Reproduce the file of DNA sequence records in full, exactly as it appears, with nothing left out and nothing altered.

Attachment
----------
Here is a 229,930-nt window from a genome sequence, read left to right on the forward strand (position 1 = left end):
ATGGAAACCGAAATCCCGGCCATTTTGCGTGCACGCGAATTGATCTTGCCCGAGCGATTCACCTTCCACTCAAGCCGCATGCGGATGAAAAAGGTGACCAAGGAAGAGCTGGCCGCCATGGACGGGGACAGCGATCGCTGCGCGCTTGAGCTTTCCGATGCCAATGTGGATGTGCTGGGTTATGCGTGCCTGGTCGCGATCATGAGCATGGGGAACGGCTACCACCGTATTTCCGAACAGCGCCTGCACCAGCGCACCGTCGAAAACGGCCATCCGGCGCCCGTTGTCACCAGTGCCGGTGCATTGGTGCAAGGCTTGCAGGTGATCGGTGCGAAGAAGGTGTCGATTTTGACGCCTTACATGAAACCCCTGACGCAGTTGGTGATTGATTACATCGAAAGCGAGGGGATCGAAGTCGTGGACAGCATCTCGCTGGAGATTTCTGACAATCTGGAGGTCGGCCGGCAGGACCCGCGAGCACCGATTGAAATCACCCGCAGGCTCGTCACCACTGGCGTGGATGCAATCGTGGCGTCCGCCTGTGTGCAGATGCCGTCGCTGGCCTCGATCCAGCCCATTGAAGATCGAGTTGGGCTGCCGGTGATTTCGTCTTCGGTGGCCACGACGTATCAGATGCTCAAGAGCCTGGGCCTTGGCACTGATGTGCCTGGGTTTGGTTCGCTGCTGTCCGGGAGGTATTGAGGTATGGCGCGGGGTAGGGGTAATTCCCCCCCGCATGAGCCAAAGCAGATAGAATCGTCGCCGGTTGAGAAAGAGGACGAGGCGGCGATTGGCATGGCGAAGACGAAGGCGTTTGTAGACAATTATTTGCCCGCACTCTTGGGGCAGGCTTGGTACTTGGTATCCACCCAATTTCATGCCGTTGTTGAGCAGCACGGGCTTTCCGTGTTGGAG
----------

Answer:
Here is a 229,930-nt window from a genome sequence, read left to right on the forward strand (position 1 = left end):
ATGGAAACCGAAATCCCGGCCATTTTGCGTGCACGCGAATTGATCTTGCCCGAGCGATTCACCTTCCACTCAAGCCGCATGCGGATGAAAAAGGTGACCAAGGAAGAGCTGGCCGCCATGGACGGGGACAGCGATCGCTGCGCGCTTGAGCTTTCCGATGCCAATGTGGATGTGCTGGGTTATGCGTGCCTGGTCGCGATCATGAGCATGGGGAACGGCTACCACCGTATTTCCGAACAGCGCCTGCACCAGCGCACCGTCGAAAACGGCCATCCGGCGCCCGTTGTCACCAGTGCCGGTGCATTGGTGCAAGGCTTGCAGGTGATCGGTGCGAAGAAGGTGTCGATTTTGACGCCTTACATGAAACCCCTGACGCAGTTGGTGATTGATTACATCGAAAGCGAGGGGATCGAAGTCGTGGACAGCATCTCGCTGGAGATTTCTGACAATCTGGAGGTCGGCCGGCAGGACCCGCGAGCACCGATTGAAATCACCCGCAGGCTCGTCACCACTGGCGTGGATGCAATCGTGGCGTCCGCCTGTGTGCAGATGCCGTCGCTGGCCTCGATCCAGCCCATTGAAGATCGAGTTGGGCTGCCGGTGATTTCGTCTTCGGTGGCCACGACGTATCAGATGCTCAAGAGCCTGGGCCTTGGCACTGATGTGCCTGGGTTTGGTTCGCTGCTGTCCGGGAGGTATTGAGGTATGGCGCGGGGTAGGGGTAATTCCCCCCCGCATGAGCCAAAGCAGATAGAATCGTCGCCGGTTGAGAAAGAGGACGAGGCGGCGATTGGCATGGCGAAGACGAAGGCGTTTGTAGACAATTATTTGCCCGCACTCTTGGGGCAGGCTTGGTACTTGGTATCCACCCAATTTCATGCCGTTGTTGAGCAGCACGGGCTTTCCGTGTTGGAG